usingtherightwords

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Medical Terms I’ve Come to Know Personally


To my followers: I’m sorry I’ve been gone for more than a month. It wasn’t because of my not having anything to write about. It’s because I’ve been ill, and as a result, there are medical terms I’ve now come to know personally. These are below in bold type.

On July 6, I awoke, turned over in bed and immediately felt like the room was spinning. It felt like being on a playground merry-go-round that never stopped. And because it never stopped, the nausea I felt — and the vomiting that went with it — was as terrible as any nausea and vomiting I’ve ever experienced. I couldn’t keep anything down, not that I was hungry. But anything I drank came up, and so did the bile.

The only time I didn’t feel sick was when I laid flat on my back, and that made any kind of moving nausea-inducing. I couldn’t get down the stairs to get to the car to go to the doctor without several times looking down into a bucket. I had to lay the passenger seat flat so I could lay flat while my wife drove me to the hospital.

At first, the general practitioner diagnosed my condition as benign paroxysmal positional vertigoa condition in which crystals (real name: calcified otoliths)  in the inner ear move, causing dizziness. These episodes typically last an hour, and since I was suffering for longer, the doctor put in for a CAT (computerized axial tomography) scan and a magnetic resonance imaging test.

The CAT scan revealed nothing, but the MRI revealed a two-centimeter lesion in my cerebellum, the part of the brain that deals with balance. I was admitted to the hospital and stayed there for four days. In that time, I slowly learned how to live with my head spinning, which I experienced because my left eye was jumping in my head. I learned how to eat, drink and go to the bathroom while spinning. I took meclizine, which helped with the nausea. I could hardly read or watch TV, and when I read, I needed my reading glasses at all times instead of just early in the morning or late at night. When I watched TV, I needed my head to be pinned against a pillow. I likened it to an infant who can’t keep his head up.

Doctors gave me prednisone, a steroid that could speed up the healing (blood tests showed an elevated white-blood-cell count, so I was trying to heal myself). It has a side effect of elevating one’s blood sugar, so several times I was given insulin. I now know what a diabetic experiences.

Also in that time, the neurologist recommended I meet with a more specialized neurologist, one whose expertise was in multiple sclerosis. This was set for July 20th.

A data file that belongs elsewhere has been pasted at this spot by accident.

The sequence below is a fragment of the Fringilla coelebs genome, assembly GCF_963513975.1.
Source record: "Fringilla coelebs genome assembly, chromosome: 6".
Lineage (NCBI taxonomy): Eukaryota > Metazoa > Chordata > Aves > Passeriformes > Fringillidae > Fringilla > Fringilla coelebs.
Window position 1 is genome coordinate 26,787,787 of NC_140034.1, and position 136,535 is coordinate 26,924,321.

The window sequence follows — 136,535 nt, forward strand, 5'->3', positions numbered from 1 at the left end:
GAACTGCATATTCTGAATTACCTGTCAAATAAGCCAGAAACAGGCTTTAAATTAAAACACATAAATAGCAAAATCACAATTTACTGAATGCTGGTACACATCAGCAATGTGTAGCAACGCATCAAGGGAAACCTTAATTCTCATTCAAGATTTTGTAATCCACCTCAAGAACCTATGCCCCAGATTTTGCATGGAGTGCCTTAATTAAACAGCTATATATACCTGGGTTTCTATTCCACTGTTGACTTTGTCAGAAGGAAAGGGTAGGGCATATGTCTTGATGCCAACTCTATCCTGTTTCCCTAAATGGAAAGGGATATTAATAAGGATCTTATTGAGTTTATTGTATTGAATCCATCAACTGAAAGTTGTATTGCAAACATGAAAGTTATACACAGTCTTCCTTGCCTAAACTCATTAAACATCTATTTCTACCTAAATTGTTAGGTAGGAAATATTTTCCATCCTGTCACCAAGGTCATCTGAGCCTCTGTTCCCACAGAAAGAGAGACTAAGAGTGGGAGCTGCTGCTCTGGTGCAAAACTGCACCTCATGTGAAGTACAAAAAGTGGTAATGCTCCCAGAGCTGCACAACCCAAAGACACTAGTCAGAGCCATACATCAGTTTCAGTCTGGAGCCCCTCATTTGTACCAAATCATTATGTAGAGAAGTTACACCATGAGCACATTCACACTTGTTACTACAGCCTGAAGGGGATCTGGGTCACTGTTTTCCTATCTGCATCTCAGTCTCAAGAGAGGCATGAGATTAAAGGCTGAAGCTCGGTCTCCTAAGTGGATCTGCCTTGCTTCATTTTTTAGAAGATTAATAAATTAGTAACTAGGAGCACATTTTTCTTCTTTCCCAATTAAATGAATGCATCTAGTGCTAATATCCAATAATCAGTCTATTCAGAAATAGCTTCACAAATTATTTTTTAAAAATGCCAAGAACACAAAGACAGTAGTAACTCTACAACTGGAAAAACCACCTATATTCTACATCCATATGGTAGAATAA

I wanted to stay in the hospital until the spinning stopped, but on the 10th, I came home still spinning. When I was able to read, I looked up MS and found it was a  demyelinating disease in which the insulating covers of nerve cells in the brain (the myelin sheaths) and spinal cord are damaged, probably because of the failure of the myelin-producing cells.

I was weeks away from my 49th birthday. All I cared about was how to get the spinning to stop. I’d deal with the diagnosis later.

On the 17th, I met with my general practitioner who recommended I try scopolamine, the drug people take by putting a patch behind their ear before going on a cruise ship, to combat the spinning. All that did was make me spin faster, so the doctor suggested lorazepam (better known as Ativan). This did nothing.

On the 20th, I met with the neurologist and learned I had clinically isolated syndrome and not MS because I had only one lesion, so it isn’t multiple. I joked that I had S and not MS. The neurologist explained that only 15 percent of people with CIS ever get MS. I’ll take those odds. He also said there would always be scarred brain tissue. My wife said she didn’t care because she couldn’t see it.

Over time, the spinning got slower and slower until on Aug. 4, the day before I was to leave for a vacation in Lake Tahoe, it finally stopped. I posted on Facebook, “Today, for the first time in about a month, I got off the merry-go-round.” I’m not sure everybody who responded or liked the post knew what I meant.

But it doesn’t matter. I’m home, the spinning has stopped, and I’m ready to resume life. I have a follow-up MRI on Sept. 21 to make sure no other lesions have appeared. So far, it doesn’t seem so.

My wife and I started watching “The West Wing” on Netflix. How coincidental that President Josiah Bartlet has MS.

Until next time! Use the right words!

leebarnathan.com

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August 15, 2017 - Posted by | Uncategorized | , , , , , , , , , , , , , , , , , , , , , , , , , , ,

1 Comment »

  1. Glad that your ordeal had passed. I’m sure the uncertainty about your diagnosis was every bit as frustrating as your symptoms.

    Comment by Joe Blachman | August 15, 2017 | Reply


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